Davis Waldorf School

Curriculum of the Middle Grades in Waldorf Education

Kiersen Clerkin

I am the 7th grade teacher here at DWS. It is my privilege to work with the young adults in our community as they make their transition from childhood to adolescence.

Waldorf Education is based on the principles of truth, beauty, and goodness. These are not necessarily words which spring to mind when one reflects on their teenage years. These principles are still there and still guiding forces for the middle grade child in Waldorf education, just as they were in the lower grades. In fact, truth beauty and goodness are inherent in the middle school curriculum; it just looks a lot different in middle school. Bringing these qualities to the forefront is the main job of the middle school teacher. How do we do this?

I want to start by giving you a picture of the middle school curriculum as a whole. We end each day with the following verse:

To wonder at beauty
Stand guard over truth
Look up to the noble
Resolve on the good.

In these words we exhibit the values of truth, beauty, and goodness. These are not normally values synonymous with teenagers. But this is the task we ask of our young people and which we lead them towards in our curriculum. It is the very search for this inner balance which guides our lessons.

Starting in 5th grade, we move students from myths and legends to real concrete history, we explore the foundations of civilization in Mesopotamia, Persia, and India and the foundations of democracy in Greece. Students explore these concepts through stories and biographies of enterprising people such as Alexander the Great, of greedy people like King Xerxes, and heroic people like Leonidas and his wife Gorga. Students dive into the qualities of different city states, allowing themselves to feel as fierce as a Spartan or as reflective as an Athenian. This is the year which begins the natural sciences of Botany. This study is the child's first interaction with objective observation, as life skill for anyone seeking a career in the sciences but also an important lesson in analytical thinking and social dynamics. Students also expand the boundaries of their world, we explore that we do not just live in the state of California, but the North American continent. We look at the people who came before us, their cultures and their art. 5th grade is a blossoming and the beginning of middle school.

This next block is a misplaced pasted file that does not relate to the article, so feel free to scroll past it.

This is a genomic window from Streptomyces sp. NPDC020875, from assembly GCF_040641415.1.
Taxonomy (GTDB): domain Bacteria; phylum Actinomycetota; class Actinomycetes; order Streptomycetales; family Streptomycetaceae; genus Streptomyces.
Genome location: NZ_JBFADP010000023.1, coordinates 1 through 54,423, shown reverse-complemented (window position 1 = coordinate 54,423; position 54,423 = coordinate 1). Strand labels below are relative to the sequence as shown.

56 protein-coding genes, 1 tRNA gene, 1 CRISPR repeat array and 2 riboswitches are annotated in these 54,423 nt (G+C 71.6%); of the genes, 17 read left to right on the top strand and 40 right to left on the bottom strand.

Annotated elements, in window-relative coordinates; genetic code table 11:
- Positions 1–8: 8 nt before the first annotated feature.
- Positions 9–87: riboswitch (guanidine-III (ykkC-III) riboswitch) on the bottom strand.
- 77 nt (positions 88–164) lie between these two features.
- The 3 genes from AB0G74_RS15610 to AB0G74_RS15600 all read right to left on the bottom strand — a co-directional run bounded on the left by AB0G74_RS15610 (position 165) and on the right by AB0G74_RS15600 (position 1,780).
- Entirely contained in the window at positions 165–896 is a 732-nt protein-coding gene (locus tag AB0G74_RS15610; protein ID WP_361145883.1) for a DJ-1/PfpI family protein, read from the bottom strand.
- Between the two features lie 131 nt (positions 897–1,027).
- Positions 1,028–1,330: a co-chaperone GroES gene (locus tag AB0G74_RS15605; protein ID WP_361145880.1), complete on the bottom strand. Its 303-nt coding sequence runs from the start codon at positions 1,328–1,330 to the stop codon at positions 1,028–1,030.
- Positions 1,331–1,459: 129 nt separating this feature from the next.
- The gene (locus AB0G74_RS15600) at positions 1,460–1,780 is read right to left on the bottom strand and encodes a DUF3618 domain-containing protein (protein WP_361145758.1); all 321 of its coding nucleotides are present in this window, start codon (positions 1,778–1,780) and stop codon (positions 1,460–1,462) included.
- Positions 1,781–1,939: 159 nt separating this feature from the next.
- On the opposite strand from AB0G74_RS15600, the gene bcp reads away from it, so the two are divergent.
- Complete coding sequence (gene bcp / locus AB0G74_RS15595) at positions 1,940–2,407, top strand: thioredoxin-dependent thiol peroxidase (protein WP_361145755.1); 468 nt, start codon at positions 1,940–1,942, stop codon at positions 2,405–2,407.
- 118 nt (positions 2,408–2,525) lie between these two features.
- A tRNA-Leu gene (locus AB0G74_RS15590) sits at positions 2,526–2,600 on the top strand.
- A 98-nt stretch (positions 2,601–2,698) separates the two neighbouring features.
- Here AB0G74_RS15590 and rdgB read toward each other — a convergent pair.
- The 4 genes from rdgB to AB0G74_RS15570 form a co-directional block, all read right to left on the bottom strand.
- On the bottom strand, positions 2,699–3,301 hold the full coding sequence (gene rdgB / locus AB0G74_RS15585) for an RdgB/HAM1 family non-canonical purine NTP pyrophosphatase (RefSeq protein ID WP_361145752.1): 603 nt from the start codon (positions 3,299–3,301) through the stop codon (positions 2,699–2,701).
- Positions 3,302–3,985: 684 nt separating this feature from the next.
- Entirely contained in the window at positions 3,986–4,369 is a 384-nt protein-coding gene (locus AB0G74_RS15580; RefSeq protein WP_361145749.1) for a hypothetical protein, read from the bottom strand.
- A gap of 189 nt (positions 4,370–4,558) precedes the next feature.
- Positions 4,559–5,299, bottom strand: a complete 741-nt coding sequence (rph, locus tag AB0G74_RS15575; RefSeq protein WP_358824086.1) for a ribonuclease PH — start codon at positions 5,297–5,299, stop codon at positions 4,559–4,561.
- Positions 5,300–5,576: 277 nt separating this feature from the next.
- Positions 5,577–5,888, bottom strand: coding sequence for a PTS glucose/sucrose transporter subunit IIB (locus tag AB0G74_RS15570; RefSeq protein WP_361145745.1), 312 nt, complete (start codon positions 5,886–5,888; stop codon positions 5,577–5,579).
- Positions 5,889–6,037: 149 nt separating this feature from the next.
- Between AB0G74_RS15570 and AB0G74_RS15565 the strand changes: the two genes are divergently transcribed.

6th grade is full of change. Students no longer stand in the middle but begin experience in a real way, the changes of adolescence. Students feel that the very ground on which they stand is unstable, that they live in a place of constant and seemingly unpredictable change. So, we give them a curriculum with physics to show them that the physical world is balanced, that there is cause and effect; that behind every action or change there was a reason. We also allow students to explore the empire of Rome. Roman rule was iron clad, it was tough but it was fair, above all, it was clear. The laws of Rome were not negotiable. This grounds the child, provides a sense of stability in their ever changing lives. 6th graders are also becoming increasingly introspective, this can be great in certain situations, we want them to form that inner safe space for themselves (this is part of why we study caves in this grade), but we also want them exercising their will in the world, because adolescence wants to drag them inward to isolate, and isolation is the enemy of progress and empathy. So we present the child with physical activities, we climb Lassen, we sword fight, and we also build dragons. This, for me, was one of the most important experiences of 6th grade and this dragon is really the mascot of one side of the duality I was speaking of. The dragon is the chaos, the attacking astral, the isolation. We want that to land with the students, not on an intellectual (it’s happening to you right now) level, but on a feeling level. So, at the beginning of the year I told the students the story of St. George and the dragon. The next day, I asked the students what they thought about the story, and a student immediately exclaimed that “That story is so fake! It’s ridiculous!” Which was precisely what I wanted them to say. We discussed this and began to arrive at a conclusion; perhaps it was not a real dragon…but if there was no dragon, why would they tell the story? Together we were able to arrive at this idea that the dragon was a metaphor. We were able to brainstorm together everything that the dragon could be, and they ended up writing those words on the skin of the dragon. I felt like this was the tenderest moment for us as a class, to actually crawl into that skin and wear those titles and be that dragon. 6th grade is also a tricky year for the teacher, we spend much of our time studying the physical world, it is important not to fall into materialism. Always the curriculum is brought through wonder and beauty. When the curriculum is brought, even the most mundane detail (for instance, the 23.5 degree tilt of the Earth on its axis) should fill the student with a sense of gratitude and grace. In this massive expanse of between 5th and 6th grade, full of history and geography, we show the students beauty.